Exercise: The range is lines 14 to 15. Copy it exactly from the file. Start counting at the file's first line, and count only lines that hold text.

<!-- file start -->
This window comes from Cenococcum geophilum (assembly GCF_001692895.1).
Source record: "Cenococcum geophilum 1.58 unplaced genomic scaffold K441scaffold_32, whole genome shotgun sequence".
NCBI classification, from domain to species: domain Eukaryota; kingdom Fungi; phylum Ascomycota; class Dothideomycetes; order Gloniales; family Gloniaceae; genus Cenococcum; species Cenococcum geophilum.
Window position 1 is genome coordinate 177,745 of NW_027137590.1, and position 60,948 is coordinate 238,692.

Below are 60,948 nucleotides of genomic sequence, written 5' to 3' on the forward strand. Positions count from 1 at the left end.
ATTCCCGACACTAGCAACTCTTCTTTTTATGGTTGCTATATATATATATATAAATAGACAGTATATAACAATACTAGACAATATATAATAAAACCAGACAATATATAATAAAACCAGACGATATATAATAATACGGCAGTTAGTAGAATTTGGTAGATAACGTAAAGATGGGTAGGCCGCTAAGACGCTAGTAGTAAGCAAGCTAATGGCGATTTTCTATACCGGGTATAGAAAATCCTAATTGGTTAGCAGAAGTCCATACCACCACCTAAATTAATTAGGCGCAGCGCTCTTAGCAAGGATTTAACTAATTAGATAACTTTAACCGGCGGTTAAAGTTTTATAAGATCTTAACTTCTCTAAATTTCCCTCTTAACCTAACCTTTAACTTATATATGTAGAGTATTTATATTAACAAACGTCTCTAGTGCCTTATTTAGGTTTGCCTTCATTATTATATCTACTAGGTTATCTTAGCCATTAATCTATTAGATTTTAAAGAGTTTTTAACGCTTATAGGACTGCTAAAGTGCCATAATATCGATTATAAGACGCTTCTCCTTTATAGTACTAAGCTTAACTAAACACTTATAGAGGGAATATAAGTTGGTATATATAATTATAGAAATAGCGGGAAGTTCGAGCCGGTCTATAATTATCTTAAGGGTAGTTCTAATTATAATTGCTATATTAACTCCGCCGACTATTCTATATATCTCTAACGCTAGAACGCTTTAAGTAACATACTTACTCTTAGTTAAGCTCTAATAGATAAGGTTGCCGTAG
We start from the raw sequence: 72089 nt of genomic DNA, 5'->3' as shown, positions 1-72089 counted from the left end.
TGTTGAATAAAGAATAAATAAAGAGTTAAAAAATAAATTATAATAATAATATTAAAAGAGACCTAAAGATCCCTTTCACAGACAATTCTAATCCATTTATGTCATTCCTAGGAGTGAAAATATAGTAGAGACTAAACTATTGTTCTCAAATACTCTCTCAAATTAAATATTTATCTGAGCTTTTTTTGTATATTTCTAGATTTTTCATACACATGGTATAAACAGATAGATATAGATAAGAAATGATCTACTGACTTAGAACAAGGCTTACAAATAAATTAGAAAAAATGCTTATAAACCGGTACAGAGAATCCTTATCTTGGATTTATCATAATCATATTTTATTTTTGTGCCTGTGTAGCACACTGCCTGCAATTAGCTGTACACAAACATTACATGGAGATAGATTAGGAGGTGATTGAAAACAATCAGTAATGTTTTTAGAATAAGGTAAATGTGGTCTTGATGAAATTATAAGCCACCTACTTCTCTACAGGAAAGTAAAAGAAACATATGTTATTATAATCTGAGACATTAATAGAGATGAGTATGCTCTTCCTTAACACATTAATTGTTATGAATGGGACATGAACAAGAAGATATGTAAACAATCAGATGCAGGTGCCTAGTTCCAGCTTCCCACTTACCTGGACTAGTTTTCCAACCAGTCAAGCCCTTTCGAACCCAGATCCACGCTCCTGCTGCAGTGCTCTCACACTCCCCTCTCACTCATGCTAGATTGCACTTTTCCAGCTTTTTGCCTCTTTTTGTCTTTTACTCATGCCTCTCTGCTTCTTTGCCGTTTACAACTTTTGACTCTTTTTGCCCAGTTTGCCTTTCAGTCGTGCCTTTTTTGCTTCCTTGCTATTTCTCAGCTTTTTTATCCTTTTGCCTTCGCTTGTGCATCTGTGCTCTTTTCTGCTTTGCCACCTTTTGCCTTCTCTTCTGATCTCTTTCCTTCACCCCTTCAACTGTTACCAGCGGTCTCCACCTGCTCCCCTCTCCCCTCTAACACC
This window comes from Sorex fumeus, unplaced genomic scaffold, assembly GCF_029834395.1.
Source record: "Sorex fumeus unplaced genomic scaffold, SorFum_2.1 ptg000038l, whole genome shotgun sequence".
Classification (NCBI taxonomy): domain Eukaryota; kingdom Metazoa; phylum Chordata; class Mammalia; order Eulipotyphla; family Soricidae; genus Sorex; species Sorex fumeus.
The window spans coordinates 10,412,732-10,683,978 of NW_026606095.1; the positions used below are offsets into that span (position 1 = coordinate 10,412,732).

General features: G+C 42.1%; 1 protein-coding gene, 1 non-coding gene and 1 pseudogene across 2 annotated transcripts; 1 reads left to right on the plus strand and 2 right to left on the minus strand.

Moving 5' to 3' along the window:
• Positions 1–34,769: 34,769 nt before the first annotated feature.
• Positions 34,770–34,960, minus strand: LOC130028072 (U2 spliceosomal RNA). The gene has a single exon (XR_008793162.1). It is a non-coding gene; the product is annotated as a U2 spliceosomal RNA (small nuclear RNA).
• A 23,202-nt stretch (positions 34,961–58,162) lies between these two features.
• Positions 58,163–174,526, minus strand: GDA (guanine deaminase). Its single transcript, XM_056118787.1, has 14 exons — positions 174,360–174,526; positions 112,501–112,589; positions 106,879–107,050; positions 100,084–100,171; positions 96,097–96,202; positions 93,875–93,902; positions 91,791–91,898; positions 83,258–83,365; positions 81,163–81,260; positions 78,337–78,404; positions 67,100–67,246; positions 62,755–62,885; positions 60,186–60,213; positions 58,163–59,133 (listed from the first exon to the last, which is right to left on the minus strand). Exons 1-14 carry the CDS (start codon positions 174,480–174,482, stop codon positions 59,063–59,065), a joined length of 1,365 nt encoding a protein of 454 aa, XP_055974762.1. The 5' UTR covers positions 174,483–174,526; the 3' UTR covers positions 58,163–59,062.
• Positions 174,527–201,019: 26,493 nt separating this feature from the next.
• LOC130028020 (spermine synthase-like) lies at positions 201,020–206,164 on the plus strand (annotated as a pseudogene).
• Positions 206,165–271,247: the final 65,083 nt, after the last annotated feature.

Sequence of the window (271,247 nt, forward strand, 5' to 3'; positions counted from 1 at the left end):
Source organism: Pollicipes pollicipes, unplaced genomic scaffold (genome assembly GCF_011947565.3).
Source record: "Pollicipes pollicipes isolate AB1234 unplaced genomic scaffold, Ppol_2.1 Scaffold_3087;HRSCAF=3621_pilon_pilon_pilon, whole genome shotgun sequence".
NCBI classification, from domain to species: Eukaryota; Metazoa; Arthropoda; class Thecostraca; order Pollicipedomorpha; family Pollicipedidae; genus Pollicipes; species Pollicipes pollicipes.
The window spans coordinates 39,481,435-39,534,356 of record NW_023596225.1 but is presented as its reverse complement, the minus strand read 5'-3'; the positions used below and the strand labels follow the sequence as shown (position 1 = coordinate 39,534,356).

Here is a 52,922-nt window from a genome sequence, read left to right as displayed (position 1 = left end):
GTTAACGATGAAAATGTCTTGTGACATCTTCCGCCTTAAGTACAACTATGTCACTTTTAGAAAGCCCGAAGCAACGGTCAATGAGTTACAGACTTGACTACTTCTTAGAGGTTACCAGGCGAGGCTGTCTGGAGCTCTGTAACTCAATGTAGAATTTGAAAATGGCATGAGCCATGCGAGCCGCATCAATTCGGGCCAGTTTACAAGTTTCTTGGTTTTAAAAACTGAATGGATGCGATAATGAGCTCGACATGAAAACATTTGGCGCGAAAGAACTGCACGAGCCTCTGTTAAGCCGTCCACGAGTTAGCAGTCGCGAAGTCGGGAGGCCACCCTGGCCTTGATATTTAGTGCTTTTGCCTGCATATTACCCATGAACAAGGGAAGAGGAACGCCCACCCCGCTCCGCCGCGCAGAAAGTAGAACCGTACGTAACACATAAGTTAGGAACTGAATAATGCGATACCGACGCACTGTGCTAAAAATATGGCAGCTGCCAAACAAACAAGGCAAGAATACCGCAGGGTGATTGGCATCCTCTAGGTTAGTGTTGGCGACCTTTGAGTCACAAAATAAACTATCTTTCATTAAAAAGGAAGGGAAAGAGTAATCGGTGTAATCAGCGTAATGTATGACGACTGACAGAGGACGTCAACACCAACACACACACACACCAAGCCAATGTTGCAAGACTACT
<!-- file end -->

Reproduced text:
Moving 5' to 3' along the window:
• Positions 1–34,769: 34,769 nt before the first annotated feature.